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How to keep your home safe from chimney fires

Lawton_Following Sunday's house fire - that began in the family's chimney - people have been asking us how they can prevent chimney fires from spreading into their homes.  Officials say the fire on the 5800 block of Eisenhower was caused by a controlled fire in a fireplace that passed through holes in the top of the chimney.  Though the chimney is about 40 years old, the homeowners say they recently had it inspected - and they were told there wasn't a problem.  But, if that was the case, how did the fire break out?

Lawton Fire Marshal Tim Taylor says you need regular chimney sweeps and inspections.  And, in the case of Sunday's fire, even though the family caught it quickly, the fire still caused more than $35,000 in damage.  Monday, the homeowner took 7News through the house and we saw the devastation of the chimney first hand.

"When we first moved in we had it inspected, and when it first started getting cold we started building the fire," says homeowner Russell Anderson.  "The newspaper had it that we just lit the fire and it happened, but we had it going since the morning... it was just my son started smelling something and I was like - I do smell something."  The family had also just had their roof replaced - had it not been for that, the old shake shingle roof would have caused their home to go up like a tinderbox.

The fire started right behind a hole in the chimney.  Fire officials say plywood behind the fireplace itself smoldered until it lit on fire.  Anderson was able to get his family out of the house and grabbed two fire extinguishers.  He ran upstairs to put the fire out in his daughter's room - which is when he realized it had consumed the entire attic.  "It actually climbed up, inside of here, and pretty much contained it here. And then it climbed up, and into the rafters and it runs the entire length," said Anderson.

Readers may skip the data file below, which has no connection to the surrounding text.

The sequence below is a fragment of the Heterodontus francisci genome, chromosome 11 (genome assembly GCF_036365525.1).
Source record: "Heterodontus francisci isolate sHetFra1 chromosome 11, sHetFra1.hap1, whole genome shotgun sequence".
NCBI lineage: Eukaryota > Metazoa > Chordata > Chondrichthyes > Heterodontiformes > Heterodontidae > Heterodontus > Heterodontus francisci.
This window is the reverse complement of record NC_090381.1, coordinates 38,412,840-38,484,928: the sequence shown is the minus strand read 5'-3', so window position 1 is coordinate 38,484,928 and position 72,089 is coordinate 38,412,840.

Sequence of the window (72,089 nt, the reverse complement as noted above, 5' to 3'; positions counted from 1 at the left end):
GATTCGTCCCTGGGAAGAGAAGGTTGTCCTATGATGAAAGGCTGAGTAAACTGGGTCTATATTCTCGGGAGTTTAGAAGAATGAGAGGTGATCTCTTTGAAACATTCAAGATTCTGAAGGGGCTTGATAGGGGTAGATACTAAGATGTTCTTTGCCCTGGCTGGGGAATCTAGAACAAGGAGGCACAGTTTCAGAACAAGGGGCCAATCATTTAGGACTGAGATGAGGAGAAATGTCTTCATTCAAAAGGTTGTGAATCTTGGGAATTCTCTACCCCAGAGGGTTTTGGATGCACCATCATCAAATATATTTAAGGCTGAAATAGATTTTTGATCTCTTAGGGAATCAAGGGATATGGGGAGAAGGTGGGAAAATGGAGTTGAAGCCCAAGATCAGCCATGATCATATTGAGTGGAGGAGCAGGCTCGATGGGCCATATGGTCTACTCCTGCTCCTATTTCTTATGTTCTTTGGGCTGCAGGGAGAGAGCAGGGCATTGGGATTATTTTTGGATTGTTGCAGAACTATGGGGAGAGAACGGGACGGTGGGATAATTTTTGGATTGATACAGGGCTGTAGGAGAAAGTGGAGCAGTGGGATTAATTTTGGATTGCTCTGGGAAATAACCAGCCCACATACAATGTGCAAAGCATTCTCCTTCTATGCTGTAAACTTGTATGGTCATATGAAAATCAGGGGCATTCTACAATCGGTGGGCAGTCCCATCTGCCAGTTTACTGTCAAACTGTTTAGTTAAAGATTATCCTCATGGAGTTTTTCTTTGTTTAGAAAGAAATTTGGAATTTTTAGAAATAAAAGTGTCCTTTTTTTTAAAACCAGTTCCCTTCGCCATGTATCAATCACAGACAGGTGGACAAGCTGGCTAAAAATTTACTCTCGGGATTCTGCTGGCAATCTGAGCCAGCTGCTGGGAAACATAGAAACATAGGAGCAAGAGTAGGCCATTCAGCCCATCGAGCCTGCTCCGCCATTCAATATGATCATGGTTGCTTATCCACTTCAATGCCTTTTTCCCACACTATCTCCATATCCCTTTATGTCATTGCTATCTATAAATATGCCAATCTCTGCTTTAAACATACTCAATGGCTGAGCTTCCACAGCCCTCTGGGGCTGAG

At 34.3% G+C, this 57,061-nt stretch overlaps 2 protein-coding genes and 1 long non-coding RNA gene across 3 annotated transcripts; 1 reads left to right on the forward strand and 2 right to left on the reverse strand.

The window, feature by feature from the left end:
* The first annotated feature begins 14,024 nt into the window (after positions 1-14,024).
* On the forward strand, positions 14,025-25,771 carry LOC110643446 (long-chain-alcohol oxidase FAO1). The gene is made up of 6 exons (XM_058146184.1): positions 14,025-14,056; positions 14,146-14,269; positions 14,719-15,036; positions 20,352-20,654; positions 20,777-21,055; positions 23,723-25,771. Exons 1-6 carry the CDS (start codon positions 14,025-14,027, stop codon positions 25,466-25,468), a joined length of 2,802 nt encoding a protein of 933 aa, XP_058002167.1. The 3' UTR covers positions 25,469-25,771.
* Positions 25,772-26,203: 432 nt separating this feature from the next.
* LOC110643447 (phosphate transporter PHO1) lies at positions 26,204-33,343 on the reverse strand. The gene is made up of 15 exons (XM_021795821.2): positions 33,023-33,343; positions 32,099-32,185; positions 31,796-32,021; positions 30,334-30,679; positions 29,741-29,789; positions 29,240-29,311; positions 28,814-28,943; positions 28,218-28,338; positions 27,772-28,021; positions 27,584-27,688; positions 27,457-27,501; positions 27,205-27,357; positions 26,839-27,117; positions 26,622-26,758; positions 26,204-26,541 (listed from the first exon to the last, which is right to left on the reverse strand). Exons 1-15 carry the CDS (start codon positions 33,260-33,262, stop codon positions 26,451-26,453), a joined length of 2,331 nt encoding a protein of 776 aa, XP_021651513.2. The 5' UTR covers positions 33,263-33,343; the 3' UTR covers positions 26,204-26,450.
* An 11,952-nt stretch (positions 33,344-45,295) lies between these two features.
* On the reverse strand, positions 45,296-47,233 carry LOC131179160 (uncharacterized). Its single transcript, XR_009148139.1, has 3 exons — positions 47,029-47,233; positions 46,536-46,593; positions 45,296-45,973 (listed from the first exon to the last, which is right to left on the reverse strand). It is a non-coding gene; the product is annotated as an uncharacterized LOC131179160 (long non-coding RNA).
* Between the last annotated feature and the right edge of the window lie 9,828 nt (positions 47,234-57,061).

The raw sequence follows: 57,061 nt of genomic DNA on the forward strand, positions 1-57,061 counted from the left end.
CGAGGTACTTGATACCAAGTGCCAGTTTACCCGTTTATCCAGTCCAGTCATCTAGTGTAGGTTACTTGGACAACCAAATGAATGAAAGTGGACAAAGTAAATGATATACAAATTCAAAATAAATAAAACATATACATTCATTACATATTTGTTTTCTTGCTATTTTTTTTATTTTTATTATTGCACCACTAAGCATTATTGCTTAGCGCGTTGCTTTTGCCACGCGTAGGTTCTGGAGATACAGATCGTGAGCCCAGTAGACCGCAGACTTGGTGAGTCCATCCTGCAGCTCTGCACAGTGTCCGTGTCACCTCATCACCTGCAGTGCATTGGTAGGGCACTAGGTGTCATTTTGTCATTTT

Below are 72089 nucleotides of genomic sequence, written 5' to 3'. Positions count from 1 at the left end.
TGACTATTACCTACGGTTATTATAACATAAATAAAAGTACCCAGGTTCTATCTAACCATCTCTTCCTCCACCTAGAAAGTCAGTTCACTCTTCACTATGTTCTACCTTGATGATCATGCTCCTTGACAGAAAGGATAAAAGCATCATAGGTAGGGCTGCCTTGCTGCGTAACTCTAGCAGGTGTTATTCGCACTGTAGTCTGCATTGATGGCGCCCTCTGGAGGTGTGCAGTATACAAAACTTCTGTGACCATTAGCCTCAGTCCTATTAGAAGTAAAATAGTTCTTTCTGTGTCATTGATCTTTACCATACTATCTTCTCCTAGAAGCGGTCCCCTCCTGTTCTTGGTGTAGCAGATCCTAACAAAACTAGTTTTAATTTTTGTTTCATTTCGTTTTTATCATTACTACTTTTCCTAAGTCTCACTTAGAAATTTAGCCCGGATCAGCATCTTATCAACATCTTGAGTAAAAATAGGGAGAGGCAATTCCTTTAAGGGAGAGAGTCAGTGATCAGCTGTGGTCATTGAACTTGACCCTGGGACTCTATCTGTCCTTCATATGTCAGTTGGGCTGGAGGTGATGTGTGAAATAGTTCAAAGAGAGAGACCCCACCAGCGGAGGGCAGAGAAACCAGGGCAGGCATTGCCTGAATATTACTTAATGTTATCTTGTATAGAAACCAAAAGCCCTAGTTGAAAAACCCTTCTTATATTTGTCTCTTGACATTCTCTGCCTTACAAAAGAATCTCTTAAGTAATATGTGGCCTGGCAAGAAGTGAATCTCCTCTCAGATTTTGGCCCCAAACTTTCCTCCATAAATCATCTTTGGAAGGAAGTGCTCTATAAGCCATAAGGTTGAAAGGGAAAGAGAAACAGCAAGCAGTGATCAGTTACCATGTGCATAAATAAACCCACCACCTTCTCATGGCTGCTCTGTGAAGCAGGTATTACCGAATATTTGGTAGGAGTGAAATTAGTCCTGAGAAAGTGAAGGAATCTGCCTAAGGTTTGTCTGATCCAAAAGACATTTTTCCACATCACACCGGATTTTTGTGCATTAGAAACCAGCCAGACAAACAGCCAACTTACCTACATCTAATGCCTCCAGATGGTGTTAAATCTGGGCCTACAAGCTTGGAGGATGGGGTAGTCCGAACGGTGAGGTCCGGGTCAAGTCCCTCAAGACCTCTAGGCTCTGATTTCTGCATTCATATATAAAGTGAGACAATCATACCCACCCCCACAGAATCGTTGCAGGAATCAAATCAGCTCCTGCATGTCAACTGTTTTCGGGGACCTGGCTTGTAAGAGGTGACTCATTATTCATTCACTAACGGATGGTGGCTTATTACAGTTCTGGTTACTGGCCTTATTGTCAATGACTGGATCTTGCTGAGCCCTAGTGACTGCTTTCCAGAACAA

The family had just had the chimney swept and inspected, but the Fire Marshal says the few fires that the Andersons have already had lit in the fireplace this season caused the wood behind the fireplace to smolder more quickly.  "A lot of people don't realize right on the other side of that chimney are 2x4s," said Taylor.  "And over time, normally a chimney fire, or a firebox fire in the fireplace, is not something that is an immediate cause and effect."

Taylor says you can hold a match up to a regular 2x4 and it won't light on fire, but, if it dries out over the years, it becomes actual firewood.  "As the heat escapes in the rated enclosure over time, it dries out that wood and causes an ignition," says Taylor.

Taylor says you need to have your chimneys swept and inspected now, because whenever we get the first cold snap, that's usually the first time people are trying out their fireplaces and turning on their heaters.  He says the fire department usually sees a rash of fires in that time period.  So, prevent it by checking everything now.

Here are some tips from Fire Marshal Taylor to avoid unintended fires in your home this winter:

  • Don't burn anything in the fireplace that is not rated for firewood
  • Don't burn your Christmas wrappers
  • Burn properly in your fireplace
  • Clean your fireplace regularly
  • Provide a good screen for your fireplace on the inside of the house
  • Have a chimney cap on the top of your fireplace - it prevents hot sparks from flying out and landing on your roof

The Fire Marshall says anyone who is licensed to install fireplaces is also authorized to inspect them.  And, he says, there are several chimney sweep services in town that can provide services, but book early - this is their busiest time of year.

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